Higuera ended up catching COVID-19 in January. She received her positive test result on Jan. 12.
She said she was not able to trace where it came from, but her roommates all had it, as well. One of the roommates had a boyfriend, and he also became infected.
Higuera and her roommates were living in Vail Resorts employee housing at the Tarnes. They were moved to an isolation unit, where they were told they had to remain in the unit together.
“I had no choice,” she said.
Higuera’s roommate’s boyfriend came by to bring food and supplies to Higuera’s roommate, and someone snapped a photo of him doing so. Higuera and her roommates were evicted from their apartment and fired as a result of the violation.
“It had nothing to do with me,” Higuera said.
But she was told, “If one goes down, the rest of you go down too. It’s guilt by association,” she said.
Higuera is upset with her situation, saying she was treated unfairly, and feels she was fired for getting COVID-19.
In talking to her about this, the conversation inevitably leads to a familiar conclusion in an at-will employment state: “It sucks, but what can you do about it?”
Higuera and I talked a bit about Tim McMahon.
Like Higuera, last season was McMahon’s first year in Beaver Creek. He also grew upset with the company after seeing employees getting evicted from employee housing during the height of the panic, and came to the same conclusion – there’s nothing you can do about it.
This line of thinking, though, spurred McMahon to pen his protest sign and hike all the way up the mountain to place it in front of Beaver Creek’s snowstake camera.
After admitting to doing it, McMahon was — predictably — fired from his Vail Resorts job. But what happened next surprised him.
“They wouldn’t let me buy an Epic Pass this season,” McMahon said.
Some customers might tell McMahon the company did him a favor. I talked to a local mother in September who was trying to find out if the 2020 ski lessons in which she had pre-paid and pre-enrolled her children would be refunded. She went to Vail Resorts’ online customer service center in to get some answers, and found a virtual line cue with 3,352 people in it.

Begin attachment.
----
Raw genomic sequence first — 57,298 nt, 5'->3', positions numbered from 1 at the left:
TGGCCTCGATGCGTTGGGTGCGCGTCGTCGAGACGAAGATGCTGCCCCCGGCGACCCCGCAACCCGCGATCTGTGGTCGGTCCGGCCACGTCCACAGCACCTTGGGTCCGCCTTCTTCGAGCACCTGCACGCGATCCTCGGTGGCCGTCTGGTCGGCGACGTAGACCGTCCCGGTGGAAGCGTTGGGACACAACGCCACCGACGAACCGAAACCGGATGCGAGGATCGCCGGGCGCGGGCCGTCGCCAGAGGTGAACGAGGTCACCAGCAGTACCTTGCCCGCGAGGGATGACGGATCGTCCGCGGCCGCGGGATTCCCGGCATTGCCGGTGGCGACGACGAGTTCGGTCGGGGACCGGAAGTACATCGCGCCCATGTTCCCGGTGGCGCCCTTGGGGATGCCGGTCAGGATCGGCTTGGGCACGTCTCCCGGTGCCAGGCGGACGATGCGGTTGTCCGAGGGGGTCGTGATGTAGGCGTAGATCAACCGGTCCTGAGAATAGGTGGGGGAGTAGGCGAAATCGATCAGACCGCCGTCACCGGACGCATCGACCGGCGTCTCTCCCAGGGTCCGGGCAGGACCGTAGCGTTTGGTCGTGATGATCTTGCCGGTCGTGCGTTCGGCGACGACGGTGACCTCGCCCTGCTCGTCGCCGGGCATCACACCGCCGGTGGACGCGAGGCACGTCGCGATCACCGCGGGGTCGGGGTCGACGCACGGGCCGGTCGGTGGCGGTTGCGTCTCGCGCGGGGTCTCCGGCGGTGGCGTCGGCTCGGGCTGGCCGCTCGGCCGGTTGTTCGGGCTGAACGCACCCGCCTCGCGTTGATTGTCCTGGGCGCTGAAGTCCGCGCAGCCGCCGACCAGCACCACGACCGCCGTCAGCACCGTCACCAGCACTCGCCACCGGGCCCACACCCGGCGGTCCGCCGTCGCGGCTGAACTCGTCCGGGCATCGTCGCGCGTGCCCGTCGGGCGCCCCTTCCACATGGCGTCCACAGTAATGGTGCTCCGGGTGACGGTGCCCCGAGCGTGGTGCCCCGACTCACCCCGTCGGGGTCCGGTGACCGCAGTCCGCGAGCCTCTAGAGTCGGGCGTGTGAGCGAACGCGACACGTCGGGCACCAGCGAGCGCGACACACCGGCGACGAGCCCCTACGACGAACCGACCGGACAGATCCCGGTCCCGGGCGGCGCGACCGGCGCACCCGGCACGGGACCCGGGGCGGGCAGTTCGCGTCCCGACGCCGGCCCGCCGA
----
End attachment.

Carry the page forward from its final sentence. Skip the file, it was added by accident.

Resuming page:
Parents who thought they might have lesson credits from the previous season were left waiting in line for hours, only to receive no answers.
“You can’t get through to anyone, and you don’t get any answers even if you do,” said one parent who sent the Vail Daily a screen grab of a virtual line cue in September.
She did not end up receiving a refund.
Kyle Miner moved on from the company during the summer of 2020, vowing to never work for Vail Resorts again. But he was still living in the company’s employee housing as Vail Resorts had told him he could stay until Oct. 30, as long as he continued to pay rent, which he was doing. There was no mention of his work status.
But on Oct. 5, Miner received a threat from Vail Resorts — vacate housing immediately or be kicked out by the sheriff. He said the threat came when Vail Resorts realized he was no longer working for them. He called the sheriff’s office; a deputy told him it wan an empty threat as the sheriff’s office was not assisting with evictions at that time.
I talked to Miner in October, during the height of his frustration. He still had not received any unemployment compensation due to an error Vail Resorts had made in submitting his wages to the state. He had exhausted most of his savings and was barely getting by, and he was being evicted nearly a month earlier than expected, a crucial few weeks for someone living check to check. He told me even though he didn’t want to, he still paid his rent in full for October, despite the fact that Vail Resorts was trying to have him removed.
“I didn’t have a single cent of income from March 14 to August 28,” he told me. “And I didn’t have anyone to ask for help”
Miner told me he wanted the Vail Daily to publish his account of what had happened to him. He said his experience with Vail Resorts left him with the opinion that the company cares only for profits, not people.
It was the same message McMahon had shared in his protest sign. In addition to the “10 days to vacate employee housing” message, McMahon also included a hand drawn hashtag: #ProfitsOverPeople.
I asked Miner if he knew McMahon or his story. He remembered the sign, but had not heard the fallout. I told Miner that in addition to McMahon losing his job at Beano’s, he told me also lost another non-Vail Resorts job due to the protest sign, and as a final blow, he was not allowed to purchase an Epic Pass for this season. Blacklisted, McMahon called it, banned from skiing at all 37 of Vail Resorts’ properties.
Upon hearing about McMahon, Miner asked me to wait until after the Thanksgiving holiday to write about his situation, because he wanted to ensure his ski pass would work during that time. I didn’t end up writing the story.
When the idea to write about Vail Resorts’ response to the pandemic came up, I didn’t think about Miner and McMahon right away. The incidents involving them are part of the past, and a story like this should look forward, detailing what has changed as a result of the pandemic.
But for me, the fact that people like Miner and McMahon began approaching the Vail Daily to talk openly about their situations is one of the big things that did change as a result of the pandemic. People became fed up, with nowhere else to turn, and started seeking us out in ways I had not seen before. I listened to their stories, and on several occasions, I chose not to share them with our readers.